08/20/2011 Comments Off on Mind



1. (in a human or other conscious being) the element, part, substance, or process that reasons, thinks, feels, wills, perceives, judges, etc.: the processes of the human mind.

2. Psychology: the totality of conscious and unconscious mental processes and activities.

3. intellect or understanding, as distinguished from the faculties of feeling and willing; intelligence.

The mind is made up of mental image pictures. There are 4 parts analytical, reactive and somatic; and aesthetic mind. [Please read Dianetics to see the breakdown of each part.]

“There is therefore a necessity for pleasure, for working, as happiness can be defined, toward known goals over not unknowable obstacles. And the
necessity for pleasure is such that a great deal of pain can be borne
to attain it. Pleasure is the positive commodity. It is enjoyment of
work, contemplation of deeds well done; it is a good book or a good
friend; it is taking all the skin off one’s knees climbing the
Matterhorn; it is hearing the kid first say daddy; it is a brawl on the
Bund at Shanghai or the whistle of amour from a doorway; it’s adventure
and hope and enthusiasm and “someday I’ll learn to paint”; it’s eating
a good meal or kissing a pretty girl or playing a stiff game of bluff
on the stock exchange. It’s what Man does that he enjoys doing; it’s
what Man does that he enjoys contemplating; it’s what Man does that he
enjoys remembering; and it may be just the talk of things he knows
he’ll never do.”
from Dianetics: The Modern Science of Mental Health
by L Ron Hubbard

“It is much easier to do anything upon the external plane, but the greatest conqueror in the world finds himself a mere child when he tries to

control his own mind. This is the world he has to conquer–the greater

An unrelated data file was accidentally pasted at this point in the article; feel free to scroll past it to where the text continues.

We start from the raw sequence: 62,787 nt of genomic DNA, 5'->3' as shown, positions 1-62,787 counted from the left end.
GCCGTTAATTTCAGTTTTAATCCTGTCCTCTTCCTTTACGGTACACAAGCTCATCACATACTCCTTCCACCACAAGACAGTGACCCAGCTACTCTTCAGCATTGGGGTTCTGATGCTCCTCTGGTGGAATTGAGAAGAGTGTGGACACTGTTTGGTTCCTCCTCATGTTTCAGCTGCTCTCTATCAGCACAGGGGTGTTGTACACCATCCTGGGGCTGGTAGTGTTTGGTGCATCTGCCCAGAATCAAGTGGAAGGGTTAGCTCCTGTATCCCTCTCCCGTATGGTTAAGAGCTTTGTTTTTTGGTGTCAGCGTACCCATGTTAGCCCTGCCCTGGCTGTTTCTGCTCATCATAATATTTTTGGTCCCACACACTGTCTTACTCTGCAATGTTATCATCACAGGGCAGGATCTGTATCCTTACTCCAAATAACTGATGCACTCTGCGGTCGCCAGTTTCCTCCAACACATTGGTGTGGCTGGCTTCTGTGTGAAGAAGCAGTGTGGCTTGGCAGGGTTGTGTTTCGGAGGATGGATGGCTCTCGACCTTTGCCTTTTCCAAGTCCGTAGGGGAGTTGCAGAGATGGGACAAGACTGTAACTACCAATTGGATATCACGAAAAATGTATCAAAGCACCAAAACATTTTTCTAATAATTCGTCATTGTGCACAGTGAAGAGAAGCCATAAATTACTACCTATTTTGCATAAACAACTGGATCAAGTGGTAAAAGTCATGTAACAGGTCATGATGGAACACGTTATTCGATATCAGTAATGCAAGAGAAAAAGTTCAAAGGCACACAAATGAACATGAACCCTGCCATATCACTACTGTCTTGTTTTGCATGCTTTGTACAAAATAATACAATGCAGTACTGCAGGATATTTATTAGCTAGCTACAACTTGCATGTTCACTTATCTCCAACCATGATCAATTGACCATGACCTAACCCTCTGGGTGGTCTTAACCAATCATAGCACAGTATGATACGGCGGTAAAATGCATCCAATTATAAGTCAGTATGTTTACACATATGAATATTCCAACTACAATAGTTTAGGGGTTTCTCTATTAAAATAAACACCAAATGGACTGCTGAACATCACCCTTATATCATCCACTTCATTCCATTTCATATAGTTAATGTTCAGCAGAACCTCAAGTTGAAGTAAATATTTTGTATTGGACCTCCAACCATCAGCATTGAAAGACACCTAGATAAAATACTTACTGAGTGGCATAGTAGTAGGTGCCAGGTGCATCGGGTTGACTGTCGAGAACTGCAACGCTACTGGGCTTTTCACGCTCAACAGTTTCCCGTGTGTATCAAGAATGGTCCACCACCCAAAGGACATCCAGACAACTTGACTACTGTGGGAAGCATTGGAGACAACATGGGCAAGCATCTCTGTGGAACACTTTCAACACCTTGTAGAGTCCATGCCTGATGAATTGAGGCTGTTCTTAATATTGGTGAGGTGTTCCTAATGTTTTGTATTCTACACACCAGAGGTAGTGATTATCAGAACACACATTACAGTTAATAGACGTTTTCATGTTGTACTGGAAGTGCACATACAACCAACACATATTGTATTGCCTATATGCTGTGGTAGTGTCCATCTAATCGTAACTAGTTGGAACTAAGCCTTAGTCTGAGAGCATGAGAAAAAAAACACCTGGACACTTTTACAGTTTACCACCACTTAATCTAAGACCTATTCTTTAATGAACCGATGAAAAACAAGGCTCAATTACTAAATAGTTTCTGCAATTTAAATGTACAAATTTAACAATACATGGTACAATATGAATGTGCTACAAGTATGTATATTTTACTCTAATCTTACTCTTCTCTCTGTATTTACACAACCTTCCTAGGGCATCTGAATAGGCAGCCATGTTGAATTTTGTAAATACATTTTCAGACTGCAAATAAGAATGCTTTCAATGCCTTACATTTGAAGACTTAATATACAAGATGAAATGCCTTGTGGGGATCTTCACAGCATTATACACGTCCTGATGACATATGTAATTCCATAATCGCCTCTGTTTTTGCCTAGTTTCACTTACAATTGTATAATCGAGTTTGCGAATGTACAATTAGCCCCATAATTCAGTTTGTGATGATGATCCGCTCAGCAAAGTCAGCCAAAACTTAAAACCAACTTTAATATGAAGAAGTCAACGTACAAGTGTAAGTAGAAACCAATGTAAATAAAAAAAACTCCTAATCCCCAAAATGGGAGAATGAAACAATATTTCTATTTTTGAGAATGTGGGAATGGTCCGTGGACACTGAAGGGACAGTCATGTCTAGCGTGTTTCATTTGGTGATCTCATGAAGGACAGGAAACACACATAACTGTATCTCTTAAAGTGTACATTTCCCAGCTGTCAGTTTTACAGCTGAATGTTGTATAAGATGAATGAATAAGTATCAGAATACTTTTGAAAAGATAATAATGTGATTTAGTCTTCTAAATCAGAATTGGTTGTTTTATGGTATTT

and more difficult world to conquer. Do not despair! Awake, arise, and
stop not until the goal is reached! …”

Swami Vivekananda – Practical Religion: Breathing and Meditation

“The attainment of purity helps you to control negative thoughts. Regular prayer to God, reading of religious books like Ramayana, Mahabharata,

Shrimad Bhagavad Gita and the company of saints will immensely help you
to attain purity of mind.”
Swami Sivananda

“Turn the mind inward and cease thinking of yourself as the body; thereby you will come to know that the self is ever happy. Neither grief nor misery
is experienced in this state.”
Sri Ramana Maharshi

The mind of one meditating on a single object becomes one-pointed. And one-pointedness of mind leads to abidance in the self.

Sri Ramana Maharshi


Youth is fading and beauty is decaying. Days are rolling on. Time, the destroyer, lays his icy hands on the whole world. Life is like a flash
of lightning. O Lord, protect me. Help me to control this monkey-mind,
which jumps about at its sweet will on the branches of desires in the
forest of lust. Keep it with Thee forever.

—Sri Swami Sivananda


“The sorrow which has no vent in tears may make other organs weep.”— Henry Maudsley